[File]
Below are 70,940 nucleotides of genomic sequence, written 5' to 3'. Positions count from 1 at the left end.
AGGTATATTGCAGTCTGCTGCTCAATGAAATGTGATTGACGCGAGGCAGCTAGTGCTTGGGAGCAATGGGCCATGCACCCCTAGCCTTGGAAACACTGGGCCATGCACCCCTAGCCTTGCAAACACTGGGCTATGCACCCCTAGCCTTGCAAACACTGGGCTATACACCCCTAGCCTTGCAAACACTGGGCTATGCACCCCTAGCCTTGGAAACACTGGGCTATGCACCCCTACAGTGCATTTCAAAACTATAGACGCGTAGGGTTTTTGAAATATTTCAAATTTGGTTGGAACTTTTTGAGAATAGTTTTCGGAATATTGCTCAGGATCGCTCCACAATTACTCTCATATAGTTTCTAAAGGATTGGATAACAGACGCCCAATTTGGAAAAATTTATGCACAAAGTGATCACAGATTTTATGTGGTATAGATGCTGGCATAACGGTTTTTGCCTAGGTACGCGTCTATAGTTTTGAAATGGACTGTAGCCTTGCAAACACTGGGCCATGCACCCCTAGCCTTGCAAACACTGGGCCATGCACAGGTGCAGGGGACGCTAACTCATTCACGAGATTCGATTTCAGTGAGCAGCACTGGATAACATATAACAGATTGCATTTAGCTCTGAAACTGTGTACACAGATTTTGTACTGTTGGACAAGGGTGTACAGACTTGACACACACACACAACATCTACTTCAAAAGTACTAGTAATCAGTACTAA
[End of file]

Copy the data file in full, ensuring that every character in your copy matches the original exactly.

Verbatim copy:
Below are 70,940 nucleotides of genomic sequence, written 5' to 3'. Positions count from 1 at the left end.
AGGTATATTGCAGTCTGCTGCTCAATGAAATGTGATTGACGCGAGGCAGCTAGTGCTTGGGAGCAATGGGCCATGCACCCCTAGCCTTGGAAACACTGGGCCATGCACCCCTAGCCTTGCAAACACTGGGCTATGCACCCCTAGCCTTGCAAACACTGGGCTATACACCCCTAGCCTTGCAAACACTGGGCTATGCACCCCTAGCCTTGGAAACACTGGGCTATGCACCCCTACAGTGCATTTCAAAACTATAGACGCGTAGGGTTTTTGAAATATTTCAAATTTGGTTGGAACTTTTTGAGAATAGTTTTCGGAATATTGCTCAGGATCGCTCCACAATTACTCTCATATAGTTTCTAAAGGATTGGATAACAGACGCCCAATTTGGAAAAATTTATGCACAAAGTGATCACAGATTTTATGTGGTATAGATGCTGGCATAACGGTTTTTGCCTAGGTACGCGTCTATAGTTTTGAAATGGACTGTAGCCTTGCAAACACTGGGCCATGCACCCCTAGCCTTGCAAACACTGGGCCATGCACAGGTGCAGGGGACGCTAACTCATTCACGAGATTCGATTTCAGTGAGCAGCACTGGATAACATATAACAGATTGCATTTAGCTCTGAAACTGTGTACACAGATTTTGTACTGTTGGACAAGGGTGTACAGACTTGACACACACACACAACATCTACTTCAAAAGTACTAGTAATCAGTACTAA